• In Lee-metford vs. Martini tests, in sustained fire the Met was no faster than the Martini due to replenishing the magazine cartridge-by-cartridge. Obviously the first 10 rounds were way quicker though 🙂

      Given how clunky the Lebel action is, and how slow the magazine reload is, I suspect the same would hold true here.

      • You don’t have to use the magazine, and I doubt the RRB was that much faster when single loading that it would catch up very soon. In any case, in actual combat situations sustained rate of fire is usually less important than momentary.

        • Well, yes, nobody doubts these days that having 5+ rounds on tap that can be got off in 5-10 seconds is great. But at the time, there was serious debate around the benefits of magazine rifles, particularly as infantry doctrine was still volley fire (largely due to the smoke – firing volleys means everyone can see the target)

  8. I forgot to mention in my earlier post that Remington made their Rolling Block in .30-06 too. This was a rare model since most were sold in Latin America in 7mm Mauser or other standard military calibers. The Remington Rolling Block action is much stronger then the Trapdoor Springfield, it’s major competitor [along with the Martini Henry]. So the Rem. Rolling Block action is strong enough to convert to many other calipers if you’re so inclined and still be safe.

    • “So the Rem. Rolling Block action is strong enough to convert to many other calipers if you’re so inclined and still be safe.”
      Remington Rolling Block was produced from 1866 to at least 1914 that is at least 48 years of production, so I suspect steel properties may vary from one Rolling Block rifle to other, due to progress in metallurgy.

      Davide Pedersoli is currently offering replicas of Rolling Block, they are chambered up to .45-90, but this don’t mean that Rolling Block can’t accommodate bigger cartridges.

  9. I have some sort of (Brit) RB shotgun, evidently sold in the Africa trade, according to my dad, who willed it to me. It’s smaller than a 12, larger than a 20ga. Patent marks start at May 30, 1864, then about 5 more dates out to 1874. No manufacturer listed. All the dates are on the backstrap. It has the RB and hammer trunnion pins secured by an identical exterior device as your photo, but one less screw on the left side lockplate. 30 5/8″ barrel. 3/4″ wide trigger guard.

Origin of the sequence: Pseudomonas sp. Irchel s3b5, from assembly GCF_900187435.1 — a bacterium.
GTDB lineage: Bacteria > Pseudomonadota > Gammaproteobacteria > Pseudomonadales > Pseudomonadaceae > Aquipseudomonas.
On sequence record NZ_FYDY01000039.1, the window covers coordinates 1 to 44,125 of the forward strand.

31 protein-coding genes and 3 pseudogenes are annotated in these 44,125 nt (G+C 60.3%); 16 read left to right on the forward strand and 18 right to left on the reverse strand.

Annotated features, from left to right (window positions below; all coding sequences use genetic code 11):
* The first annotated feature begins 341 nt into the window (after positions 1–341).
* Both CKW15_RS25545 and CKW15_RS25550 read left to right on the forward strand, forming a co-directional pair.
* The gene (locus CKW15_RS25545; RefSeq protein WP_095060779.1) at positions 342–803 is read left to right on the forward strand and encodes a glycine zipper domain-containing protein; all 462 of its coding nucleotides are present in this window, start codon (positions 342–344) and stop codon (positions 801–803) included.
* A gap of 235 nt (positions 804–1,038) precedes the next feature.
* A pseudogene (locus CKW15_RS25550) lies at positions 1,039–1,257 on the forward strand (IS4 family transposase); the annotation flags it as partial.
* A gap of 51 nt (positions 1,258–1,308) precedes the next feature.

10. It srikes me that Russia could have done worse than ordering RRBs in 7.62mm when they had a huge rifle shortage in 1914. Many of their soldiers had no rifle at all, and were expected to pick one up from dead or wounded comrades, which cannot have been very good for morale or effectiveness. Although an RRB is not as good as a decent bolt action repeater, it beats having no rifle by a long way.

    Instead, the Russians chose to have Mosin-Nagants built by Remington, and these took so long to come on stream that the Revolution had happened before many were received. I believe Uncle Sam ended up buying them, and issuing them to troops sent to support the White forces after the Revolution, much to their disgust at having their Springfields taken off them. After the war I think most ended up sold as surplus. It would have made much better sense for Russia to have ordered a rifle that Remington already made than to go to such trouble, which in the end gained them nothing.